• Our education system is broken. Teachers are spread too thin and facing unnecessary challenges that hinder their ability to educate. The next generation is not getting the best education possible. This will have lasting effects if young girls are not set on a path for futures in STEM, leadership, etc. at an early age.
  • The unfriendly nature of politics will continue to be a deterrent to women running for elective office. 

To further set the stage for our upcoming discussion, we also asked our panelists to share their thoughts about the barriers that they see women continuing to face. 

The following remarks have been lightly edited for clarity. 

Dianne Bystrom, director emerita, Carrie Chapman Catt Center for Women and Politics, Iowa State University

Internally, many women underestimate their worth, lack advocacy and negotiation skills, and sometimes suffer from the impostor syndrome – a continuous fear of not living up to expectations.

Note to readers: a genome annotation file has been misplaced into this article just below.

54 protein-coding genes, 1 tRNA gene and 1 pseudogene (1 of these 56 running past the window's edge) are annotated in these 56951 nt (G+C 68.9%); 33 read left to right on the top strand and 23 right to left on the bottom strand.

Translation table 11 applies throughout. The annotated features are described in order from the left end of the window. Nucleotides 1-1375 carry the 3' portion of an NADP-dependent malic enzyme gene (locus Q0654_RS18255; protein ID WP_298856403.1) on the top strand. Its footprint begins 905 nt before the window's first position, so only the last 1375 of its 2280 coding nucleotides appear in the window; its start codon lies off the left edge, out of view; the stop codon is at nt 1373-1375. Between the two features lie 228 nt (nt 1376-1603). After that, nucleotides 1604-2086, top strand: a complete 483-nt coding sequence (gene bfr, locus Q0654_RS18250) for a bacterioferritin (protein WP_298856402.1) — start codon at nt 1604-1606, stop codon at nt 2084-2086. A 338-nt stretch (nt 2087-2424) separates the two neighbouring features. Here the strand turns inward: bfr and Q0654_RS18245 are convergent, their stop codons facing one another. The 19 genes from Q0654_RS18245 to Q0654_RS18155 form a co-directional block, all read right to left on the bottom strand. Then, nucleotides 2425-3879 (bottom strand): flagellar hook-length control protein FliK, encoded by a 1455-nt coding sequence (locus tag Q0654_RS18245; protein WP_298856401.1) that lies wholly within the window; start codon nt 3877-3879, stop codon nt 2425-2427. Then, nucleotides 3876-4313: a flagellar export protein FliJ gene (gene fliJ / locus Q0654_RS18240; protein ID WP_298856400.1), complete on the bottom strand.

Externally, women continue to face discrimination and barriers in the workplace that prevent them from achieving a healthy work-life balance as well as in society, with not enough women at the tables of power. Currently, women also are being affected by government policies that deny their rights to bodily autonomy. 

Christine Hensley, retired Des Moines City Council member

What do these career positions have in common?: Head cook, day care provider, chauffeur, housekeeper, coach, employee working outside the home, teacher. 

These are the many hats women wear today. These are all full-time jobs themselves. So I see the biggest obstacle as, how do you accomplish balance in your life personally and  professionally? Unfortunately the woman still carries the responsibility for many if not most of the above listed occupations. If you are wanting to get ahead in your career, how do you cover all of the above responsibilities?

Employers can eliminate much of the stress by providing assistance with child care, flexible working hours, time for participation with kids’ activities, and potentially assistance when needed for transportation to after-school activities.